Kate Seredy

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Kate Seredy
Kate Seredy headshot.jpg
Born (1899-10-29)October 29, 1899[a]
Budapest, Hungary
Died March 7, 1975(1975-03-07) (aged 75)
Middletown, New York
Occupation Writer, illustrator
Language English
Notable work(s)
Notable award(s) Newbery Medal
1938

Kate Seredy (1899–1975) was a Hungarian-born writer and illustrator of children's books. She won the Newbery Medal once, the Newbery Honor twice, the Caldecott Medal once, and Lewis Carroll Shelf Award. Most of her books were written in English, which was not her first language.

Life[edit]

Kate Seredy was born November 10, 1899[a] in Budapest, Hungary.[1]:299 She was the only child of a schoolteacher, Louis Peter Seredy, and his wife, Anna Ireny. Seredy received a diploma to teach art from the Academy of Arts in Budapest. During World War I Seredy traveled to Paris and worked as a combat nurse. After the war she illustrated several books in Hungary.[1]:300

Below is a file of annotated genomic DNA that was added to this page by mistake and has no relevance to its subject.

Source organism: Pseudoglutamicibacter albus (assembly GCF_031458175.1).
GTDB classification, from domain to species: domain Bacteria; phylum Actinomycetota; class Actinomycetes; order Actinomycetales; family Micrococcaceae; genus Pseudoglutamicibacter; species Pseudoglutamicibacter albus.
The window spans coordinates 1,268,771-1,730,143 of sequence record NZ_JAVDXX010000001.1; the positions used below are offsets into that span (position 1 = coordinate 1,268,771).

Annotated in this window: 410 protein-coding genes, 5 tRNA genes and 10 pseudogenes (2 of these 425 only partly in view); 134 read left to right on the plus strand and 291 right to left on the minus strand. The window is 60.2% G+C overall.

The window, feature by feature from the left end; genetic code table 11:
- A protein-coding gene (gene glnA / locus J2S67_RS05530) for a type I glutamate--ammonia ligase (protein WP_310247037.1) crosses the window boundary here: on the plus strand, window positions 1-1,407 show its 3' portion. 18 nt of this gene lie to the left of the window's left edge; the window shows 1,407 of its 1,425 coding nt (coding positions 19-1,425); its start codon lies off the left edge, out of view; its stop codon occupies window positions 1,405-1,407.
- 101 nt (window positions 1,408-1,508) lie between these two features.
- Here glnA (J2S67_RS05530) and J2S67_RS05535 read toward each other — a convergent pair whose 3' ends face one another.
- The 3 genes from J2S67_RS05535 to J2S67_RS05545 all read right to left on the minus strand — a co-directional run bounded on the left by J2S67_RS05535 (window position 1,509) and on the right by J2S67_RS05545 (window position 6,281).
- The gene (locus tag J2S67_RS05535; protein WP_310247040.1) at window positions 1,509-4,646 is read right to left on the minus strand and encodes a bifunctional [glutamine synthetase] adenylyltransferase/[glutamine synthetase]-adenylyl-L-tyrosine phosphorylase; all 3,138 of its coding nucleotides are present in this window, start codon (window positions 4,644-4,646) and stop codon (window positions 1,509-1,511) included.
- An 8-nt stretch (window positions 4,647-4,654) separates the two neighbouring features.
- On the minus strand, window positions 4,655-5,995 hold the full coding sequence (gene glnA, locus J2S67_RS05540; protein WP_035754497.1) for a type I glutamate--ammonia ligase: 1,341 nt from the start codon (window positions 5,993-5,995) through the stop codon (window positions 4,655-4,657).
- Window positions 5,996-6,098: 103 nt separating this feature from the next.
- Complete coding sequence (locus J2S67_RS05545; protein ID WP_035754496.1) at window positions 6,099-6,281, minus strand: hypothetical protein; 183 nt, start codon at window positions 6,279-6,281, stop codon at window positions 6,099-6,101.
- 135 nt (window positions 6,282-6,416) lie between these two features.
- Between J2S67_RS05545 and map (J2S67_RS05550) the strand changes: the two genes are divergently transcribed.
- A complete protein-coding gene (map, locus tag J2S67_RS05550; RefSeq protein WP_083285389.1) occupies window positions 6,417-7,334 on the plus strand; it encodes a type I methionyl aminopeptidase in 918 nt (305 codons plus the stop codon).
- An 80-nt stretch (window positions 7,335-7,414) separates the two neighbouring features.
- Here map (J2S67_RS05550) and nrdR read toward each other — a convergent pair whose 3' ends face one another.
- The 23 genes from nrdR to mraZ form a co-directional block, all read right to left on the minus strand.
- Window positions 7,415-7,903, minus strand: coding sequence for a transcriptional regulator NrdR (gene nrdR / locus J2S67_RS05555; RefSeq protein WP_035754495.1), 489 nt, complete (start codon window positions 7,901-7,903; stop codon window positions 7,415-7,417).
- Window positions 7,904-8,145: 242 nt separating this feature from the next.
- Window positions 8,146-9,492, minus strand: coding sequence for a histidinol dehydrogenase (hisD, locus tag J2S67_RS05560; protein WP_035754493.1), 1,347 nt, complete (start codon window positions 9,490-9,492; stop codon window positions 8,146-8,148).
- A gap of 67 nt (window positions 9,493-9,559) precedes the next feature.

In 1922 Seredy moved from Budapest to the United States. She studied English language, working as an illustrator and artist to support herself, while preparing to illustrate children's books. From 1933 to 1934 Seredy owned a children's bookstore. Though the store wasn't a success, she later credited it with helping her to understand children and what made a good children's book. In 1935 Seredy met May Massee, the children's editor at Viking Press. Massee didn't have any illustration work for Seredy, but encouraged her to write about her childhood in Hungary, promising to publish the book for Christmas. After several months of work, Seredy submitted what would become The Good Master, which she also illustrated. Though not auto-biographical, Seredy did spend her summers as a child on the plains of Hungary. She used many of her impressions and experiences in the story about young Kate, who is sent by her widowed father from Budapest to the country to live with her Uncle and his family.[1]:300 The Good Master was named a Newbery Honor book in 1935, a runner-up to Caddie Woodlawn, which Seredy illustrated for Simon and Schuster. In addition she designed the jacket and endpapers for Young Walter Scott, which was another Newbery runner-up that year.[2]